[Haskell-cafe] The values of infinite lists
robdockins at fastmail.fm
Tue May 23 10:54:10 EDT 2006
On May 23, 2006, at 9:50 AM, Paul Hudak wrote:
> Hi Claus --
> I think that you're asking for a semantics of the entire OS, i.e.
> the entire outside world, and for that I agree that something other
> than equational reasoning is needed to reason about it. However, I
> would argue that that is outside the mandate of a book on Haskell.
> But maybe that's the point -- i.e. others feel otherwise.
> My main point it that if we're reasoning about a single Haskell
> program (with no impure features), then the entire world, with all
> its non-determinism internal to it, can be modelled as a black box
> -- i.e. a function -- that interacts with the single Haskell
> program in a completely sequential, deterministic manner. And for
> that, equational reasoning is perfectly adequate.
> The original Haskell report in fact had an appendix with a
> semantics for I/O written as a Haskell program with a single non-
> deterministic merge operator. The reason for the non-deterministic
> merge was to account for SEVERAL Haskell programs interacting with
> the OS, but for a single program it can go away. I claim that such
> a semantics is still possible for Haskell, and equational reasoning
> is sufficient to reason about it.
> If you disagree, then please tell me which features in Haskell (a
> particular I/O command, perhaps?) cannot be modelled as a
> function. I'm not familiar with your thesis, but I note in the
> abstract that you "extend an existing, purely functional language
> with facilities for input/output and modular programming". If
> those extensions cannot be modelled as pure functions, then I would
> agree that a process calculus (say) would be the right way to go.
> But as far as i know, Haskell doesn't have such features.
IO.hGetContents? I suspect the result of using hGetContents on a
file you have open for writing in the same program can't be modeled
as a pure function; at best you can say it depends on the order of
evaluation which isn't defined. Not that it's necessarily a huge
blow to your argument (hGetContents is viewed with some suspicion
anyway), but it is a Haskell98 feature.
Things obviously get more complicated in the presence of
concurrency. I'm not certain, but I believe some of the memory
consistency models being discussed for Haskell' are not expressible
using a non-deterministic merge, which basically assumes that all
program actions are serializable.
> Claus Reinke wrote:
>> Paul Hudak wrote:
>>> As an author of such a book, I'm not willing to do this. Or at
>>> least, if we omit concurrency and impure operations such as
>>> unsafePerformIO, Haskell is a purely functional, sequential, and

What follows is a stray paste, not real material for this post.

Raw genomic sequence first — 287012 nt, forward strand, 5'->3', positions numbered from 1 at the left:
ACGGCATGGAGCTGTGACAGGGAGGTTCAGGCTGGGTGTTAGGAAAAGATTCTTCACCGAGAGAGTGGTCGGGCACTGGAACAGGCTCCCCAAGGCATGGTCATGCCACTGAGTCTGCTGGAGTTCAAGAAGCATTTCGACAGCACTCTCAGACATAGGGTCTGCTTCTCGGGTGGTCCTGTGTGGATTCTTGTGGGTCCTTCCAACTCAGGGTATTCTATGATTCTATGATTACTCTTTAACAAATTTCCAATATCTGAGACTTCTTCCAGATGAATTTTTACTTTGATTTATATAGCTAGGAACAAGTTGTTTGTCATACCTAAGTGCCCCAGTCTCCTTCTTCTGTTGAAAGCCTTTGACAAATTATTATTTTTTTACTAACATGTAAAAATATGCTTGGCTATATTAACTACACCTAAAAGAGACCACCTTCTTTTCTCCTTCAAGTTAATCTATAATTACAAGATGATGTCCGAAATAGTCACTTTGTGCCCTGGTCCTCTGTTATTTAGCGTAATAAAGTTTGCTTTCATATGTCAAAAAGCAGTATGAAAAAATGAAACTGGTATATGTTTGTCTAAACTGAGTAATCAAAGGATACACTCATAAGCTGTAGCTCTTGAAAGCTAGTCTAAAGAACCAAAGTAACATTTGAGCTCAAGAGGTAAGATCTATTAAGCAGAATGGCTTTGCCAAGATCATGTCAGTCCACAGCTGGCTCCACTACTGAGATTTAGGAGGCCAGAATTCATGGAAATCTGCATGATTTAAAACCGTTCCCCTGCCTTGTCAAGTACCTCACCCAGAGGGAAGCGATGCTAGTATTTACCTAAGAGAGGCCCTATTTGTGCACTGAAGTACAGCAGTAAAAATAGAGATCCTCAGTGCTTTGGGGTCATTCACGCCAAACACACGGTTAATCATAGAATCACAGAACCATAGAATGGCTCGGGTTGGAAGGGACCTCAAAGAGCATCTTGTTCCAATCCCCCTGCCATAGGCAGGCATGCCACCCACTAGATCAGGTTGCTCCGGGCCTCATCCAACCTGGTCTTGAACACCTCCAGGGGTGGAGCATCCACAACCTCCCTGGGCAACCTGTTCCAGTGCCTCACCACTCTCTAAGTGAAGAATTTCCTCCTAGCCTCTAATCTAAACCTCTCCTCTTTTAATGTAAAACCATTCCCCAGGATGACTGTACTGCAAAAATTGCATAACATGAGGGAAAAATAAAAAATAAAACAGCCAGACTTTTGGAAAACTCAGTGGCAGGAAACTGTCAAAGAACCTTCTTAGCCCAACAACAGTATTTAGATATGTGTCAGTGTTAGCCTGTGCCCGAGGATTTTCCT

>>> deterministic language, whose semantics, including that of IO,
>>> can be explained via conventional equational reasoning.
>> I'm very surprised to hear you say this, and I certainly cannot
>> a language that contains elements that are not best expressed as
>> is not "purely functional" anymore, even when its design carefully
>> ensures that it is still pure, and mainly functional, and can be
>> about equationally. the element that falls outside the remit of
>> is the interaction with the runtime context (operating system/other
>> processes/users/external world/..).
>> Haskell's approach to this issue is mostly functional and clearly
>> separates functional part from the part that is "out of its
>> hands": functionally compute an interaction description, have that
>> interaction performed under outside control, have control returned
>> to functional evaluation with a representation of the interaction
>> result, repeat until done. (an informal recipe like this may be
>> even more suitable for
>> learners than either process calculus rules or claims about being
>> purely functional in principle).
>> if you wanted to model that middle part functionally, you'd have
>> to cover all of the external world as well as scheduling. one nice
>> thing about a process calculus style operational semantics is the
>> modular description; you only need to model how Haskell programs
>> fit into the external world, not the external world itself:
>> assuming that world to be modelled in the same style, we need a
>> miniscule amount of process calculus rules to describe the i/o
>> interactions, falling back to functional-only reasoning for the
>> vast majority of the language.
>>> I'm sure that it can also be explained via a suitable process
>>> calculus, but that is an overkill -- such calculi are best used
>>> for describing non-deterministic / concurrent languages.
>> using a process calculus framework does not imply that each
>> process has to be non-deterministic / concurrent -- it just makes
>> it easier to
>> show how the "purely functional, sequential and deterministic"
>> evaluation inside a process running Haskell is embedded into and
>> influenced by interactions with the rest of the framework.
>> attempts to ignore that external framework tend to cloud the issues.
>> and as Brian points out, that is more confusing for learners of the
>> language than having to take a tiny bit of process calculus with
>> your mostly functional prescription!-)
>> (*) it is rather dated by now, and certainly not up to the demands
>> of pragmatic Haskell programmers today, but I discussed some
>> of the various functional i/o styles in this way in chapter 3 of
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